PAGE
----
Buying Advice

2023 vs. 2009: The Snowboarder on Hawaii Real Estate Investing

This post was written in February 2009, as a follow up to the Warren Buffet post. Iʻm repeating it to bring perspective to where we are in the Hawaii real estate market cycle and to suggest savvy strategies for investing in Hawaii real estate today. Added comments appear in [these].

George Vicenzi snowboarding

My snowboarding friend, the late George Vicenzi, was an Aspen real estate agent and investor in second home and recreational destination properties.

The Snowboarder on Hawaii Real Estate (from 2009)

In my previous post about Warren Buffet, his [then-]recent biography The Snowball, and his investing advice to begin your snowball with wet snow, I commented that he does not invest in real estate, let alone in Hawaii real estate.

The power of free association…I started thinking about a friend of mine who was a great investor in real estate (although also not in Hawaii). Let me introduce George, expert on snow and real estate.

I first met George Vicenzi in 1977, when a man I was dating [later to become my husband] took me on a romantic getaway to visit his college fraternity buddy who lived in Aspen, Colorado. George became a dear friend and mentor about “the business of life” for over 30 years, until his unexpected death a couple of years ago.

George went to Aspen as a ski bum, before Aspen was ASPEN, so to speak. He worked as a real estate agent, and bought a little property, both residential and commercial. As Aspen grew, he spent more of his time on his other passions—hiking, climbing, skiing, and the Aspen Music Festival. As I used to say, his occupation had become “rent collector.”

George is the investor from whom I first learned about 1031 tax-deferred exchanges, as his real estate investments expanded beyond Aspen. Although passionate about life, he had a dispassionate attitude towards how he made money. “Don’t make your fun thing your work life,” he told me once as we biked up towards the Maroon Bells (he was the kind of natural athlete who could bicycle uphill at 9,000 ft and carry on a conversation the whole time). Similarly, he never let his emotional response to a property compromise his business sense.

Aside from buying in bear markets rather than in strong ones (another Warren Buffett rule!), George had two other criteria for his real estate investments. I think these should apply to investing in Hawaii real estate, because he likewise invested in island, second home, and vacation property locations (e.g. Manhattan island; Moab, Utah; and that perfect New England lighthouse). Just a reminder–if you are looking for one of the above as a home for your own use, please stop reading this blog post and return to the previous one! You are making a “fun thing” decision, not an exclusively business one.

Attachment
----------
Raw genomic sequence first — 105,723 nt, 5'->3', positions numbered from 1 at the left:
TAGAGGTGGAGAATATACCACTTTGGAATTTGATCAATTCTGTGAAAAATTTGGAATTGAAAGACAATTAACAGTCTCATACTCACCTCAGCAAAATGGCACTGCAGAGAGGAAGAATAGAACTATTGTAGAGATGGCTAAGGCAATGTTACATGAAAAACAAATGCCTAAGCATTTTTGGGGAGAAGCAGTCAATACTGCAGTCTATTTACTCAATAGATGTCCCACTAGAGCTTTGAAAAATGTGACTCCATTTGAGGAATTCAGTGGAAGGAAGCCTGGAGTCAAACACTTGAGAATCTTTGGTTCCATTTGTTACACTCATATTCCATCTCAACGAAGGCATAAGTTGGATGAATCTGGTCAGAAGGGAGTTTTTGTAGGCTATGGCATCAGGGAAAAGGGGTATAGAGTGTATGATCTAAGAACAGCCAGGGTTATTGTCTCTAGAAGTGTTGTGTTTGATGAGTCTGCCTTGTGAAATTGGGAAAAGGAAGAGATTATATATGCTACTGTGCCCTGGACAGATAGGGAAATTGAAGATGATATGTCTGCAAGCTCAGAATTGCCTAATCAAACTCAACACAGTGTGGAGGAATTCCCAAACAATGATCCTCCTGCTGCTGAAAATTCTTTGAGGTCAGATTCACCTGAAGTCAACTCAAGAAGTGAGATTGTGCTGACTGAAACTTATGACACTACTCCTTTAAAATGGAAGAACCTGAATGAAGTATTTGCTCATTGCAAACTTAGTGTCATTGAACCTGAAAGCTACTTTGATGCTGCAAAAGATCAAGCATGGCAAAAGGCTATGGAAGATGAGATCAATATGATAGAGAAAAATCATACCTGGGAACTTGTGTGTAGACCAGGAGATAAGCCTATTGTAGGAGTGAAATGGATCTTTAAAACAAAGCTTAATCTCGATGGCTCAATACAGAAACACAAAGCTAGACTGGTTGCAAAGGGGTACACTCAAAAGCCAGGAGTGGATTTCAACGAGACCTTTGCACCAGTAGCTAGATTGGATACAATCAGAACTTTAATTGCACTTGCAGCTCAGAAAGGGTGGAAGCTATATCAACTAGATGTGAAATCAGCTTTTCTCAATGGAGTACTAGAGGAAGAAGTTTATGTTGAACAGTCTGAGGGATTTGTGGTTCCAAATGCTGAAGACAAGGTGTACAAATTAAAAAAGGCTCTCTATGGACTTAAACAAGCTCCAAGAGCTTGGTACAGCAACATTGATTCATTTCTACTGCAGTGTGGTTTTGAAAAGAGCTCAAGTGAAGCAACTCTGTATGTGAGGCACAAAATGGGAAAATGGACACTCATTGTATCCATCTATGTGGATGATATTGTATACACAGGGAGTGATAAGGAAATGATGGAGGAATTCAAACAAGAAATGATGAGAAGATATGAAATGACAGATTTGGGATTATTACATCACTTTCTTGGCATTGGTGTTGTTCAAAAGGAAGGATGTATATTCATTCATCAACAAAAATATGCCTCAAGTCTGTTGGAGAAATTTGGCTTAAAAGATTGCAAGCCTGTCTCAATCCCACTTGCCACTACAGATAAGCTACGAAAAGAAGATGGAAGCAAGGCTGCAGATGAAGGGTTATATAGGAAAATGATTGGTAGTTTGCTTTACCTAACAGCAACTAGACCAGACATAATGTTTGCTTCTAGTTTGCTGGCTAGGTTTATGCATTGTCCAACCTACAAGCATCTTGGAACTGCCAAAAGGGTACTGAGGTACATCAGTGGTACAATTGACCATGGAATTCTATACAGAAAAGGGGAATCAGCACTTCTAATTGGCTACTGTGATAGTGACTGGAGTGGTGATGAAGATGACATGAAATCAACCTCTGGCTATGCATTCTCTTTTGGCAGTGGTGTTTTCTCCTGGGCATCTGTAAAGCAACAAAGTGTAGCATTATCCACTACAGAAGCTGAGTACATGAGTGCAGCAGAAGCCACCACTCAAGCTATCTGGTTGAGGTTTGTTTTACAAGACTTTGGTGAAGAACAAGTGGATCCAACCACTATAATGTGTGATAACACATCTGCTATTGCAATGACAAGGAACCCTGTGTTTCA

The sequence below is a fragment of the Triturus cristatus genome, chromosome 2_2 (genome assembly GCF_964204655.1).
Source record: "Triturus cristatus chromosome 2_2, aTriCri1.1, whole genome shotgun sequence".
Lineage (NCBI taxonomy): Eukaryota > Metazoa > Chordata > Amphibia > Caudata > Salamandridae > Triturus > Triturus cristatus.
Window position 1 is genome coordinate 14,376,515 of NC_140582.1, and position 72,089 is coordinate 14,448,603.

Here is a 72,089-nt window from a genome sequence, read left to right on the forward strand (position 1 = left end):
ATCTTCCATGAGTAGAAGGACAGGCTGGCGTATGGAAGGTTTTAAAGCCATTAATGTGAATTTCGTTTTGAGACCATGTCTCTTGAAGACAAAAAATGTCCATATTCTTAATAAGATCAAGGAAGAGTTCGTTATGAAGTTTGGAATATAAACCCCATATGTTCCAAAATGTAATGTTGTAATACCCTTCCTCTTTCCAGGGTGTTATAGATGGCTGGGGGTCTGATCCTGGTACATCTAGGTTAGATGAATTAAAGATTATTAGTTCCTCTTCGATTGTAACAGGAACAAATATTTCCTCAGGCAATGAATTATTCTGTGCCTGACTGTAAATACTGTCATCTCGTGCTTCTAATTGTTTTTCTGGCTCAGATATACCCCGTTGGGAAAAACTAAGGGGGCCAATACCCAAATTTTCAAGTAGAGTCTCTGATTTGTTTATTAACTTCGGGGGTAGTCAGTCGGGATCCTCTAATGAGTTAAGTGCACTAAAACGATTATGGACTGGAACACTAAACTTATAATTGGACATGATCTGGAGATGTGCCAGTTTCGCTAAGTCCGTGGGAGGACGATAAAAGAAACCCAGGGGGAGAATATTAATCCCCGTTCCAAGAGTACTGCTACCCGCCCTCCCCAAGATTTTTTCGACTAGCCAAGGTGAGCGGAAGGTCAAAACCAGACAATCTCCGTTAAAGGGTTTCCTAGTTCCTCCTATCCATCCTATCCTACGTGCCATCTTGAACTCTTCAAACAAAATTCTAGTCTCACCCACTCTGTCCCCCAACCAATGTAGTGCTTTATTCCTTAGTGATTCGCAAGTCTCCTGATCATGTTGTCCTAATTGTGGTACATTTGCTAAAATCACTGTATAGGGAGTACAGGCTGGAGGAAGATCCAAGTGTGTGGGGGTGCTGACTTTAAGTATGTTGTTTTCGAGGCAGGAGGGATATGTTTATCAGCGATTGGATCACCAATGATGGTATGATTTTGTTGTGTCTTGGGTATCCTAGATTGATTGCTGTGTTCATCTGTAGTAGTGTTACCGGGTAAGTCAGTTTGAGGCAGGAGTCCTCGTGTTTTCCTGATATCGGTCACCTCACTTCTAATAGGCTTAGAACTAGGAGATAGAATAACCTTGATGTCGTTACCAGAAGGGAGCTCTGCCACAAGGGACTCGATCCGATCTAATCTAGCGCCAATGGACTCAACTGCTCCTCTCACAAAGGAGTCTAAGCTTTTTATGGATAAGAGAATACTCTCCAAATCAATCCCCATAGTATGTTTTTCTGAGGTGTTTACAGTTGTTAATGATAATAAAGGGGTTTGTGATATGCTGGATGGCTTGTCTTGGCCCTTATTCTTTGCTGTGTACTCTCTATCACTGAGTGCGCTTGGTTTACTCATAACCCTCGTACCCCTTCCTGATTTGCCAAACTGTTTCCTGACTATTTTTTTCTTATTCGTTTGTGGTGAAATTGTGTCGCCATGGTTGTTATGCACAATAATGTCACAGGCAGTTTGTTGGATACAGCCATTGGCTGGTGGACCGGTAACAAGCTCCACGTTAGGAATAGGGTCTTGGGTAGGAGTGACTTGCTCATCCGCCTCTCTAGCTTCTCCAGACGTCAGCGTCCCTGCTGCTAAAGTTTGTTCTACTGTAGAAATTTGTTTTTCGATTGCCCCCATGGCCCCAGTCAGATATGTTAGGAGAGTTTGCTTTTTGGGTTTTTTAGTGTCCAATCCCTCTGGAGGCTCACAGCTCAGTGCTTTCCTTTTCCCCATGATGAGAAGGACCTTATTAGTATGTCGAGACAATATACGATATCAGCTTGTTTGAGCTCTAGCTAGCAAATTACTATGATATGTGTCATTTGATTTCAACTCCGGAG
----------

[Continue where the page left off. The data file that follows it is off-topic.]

George the Snowboarderʻs Real Estate Investment Rules

The first George real estate investment rule is: among available options, buy a property that has some unique quality that won’t be easy for other competing properties to replicate in the future. In real estate appraisal terms, this is the principle of scarcity. For example, in the 1980s he was looking for an apartment on the upper west side of Manhattan. Someplace close to Lincoln Center, Carnegie Hall and the Theatre District where he could indulge his passions on twice-a-year trips. George only wanted to look at corner units with a view. In a large high rise building, most of the units will be on the interior. In a dense urban setting, at least two of the sides would likely have another skyscraper as their view. Hence within that building there would always be a scarcity value or premium for a corner unit, and a view unit, relative to the exact same floorplan in the middle. He was willing to pay that premium, knowing the scarcity factor would protect the value of his investment.

The second George real estate investment rule is: use your budget to buy a smaller property in a great neighborhood rather than a larger property in an average (or worse) neighborhood. Appraisers refer to this as the principles of regression and progression. Back to that that Manhattan investment. George could see that his chosen neighborhood had desirable characteristics, and that other savvy investors were making big plays there that would upgrade the neighborhood even further. As new exclusive buildings went up, the average price per square foot of the neighborhood would likewise progress. He bought a charming one-bedroom, renovated it perfectly, and rented it always to a single professional person for a slightly-below market rent with the specification that he could use the apartment twice a year for one week during his visits.

[deleted some examples from 2009] Whether your investment price point is $500,000 or $2 million or $7 million, with the help of a real estate agent knowledgeable about those markets, you can sift through the options pretty quickly using George’s two investment rules. And that takes us back to Warren Buffett. Wouldn’t you guess that those are exactly the properties that will get purchased first by some savvy real estate investor who has “cash and courage in a crisis”?

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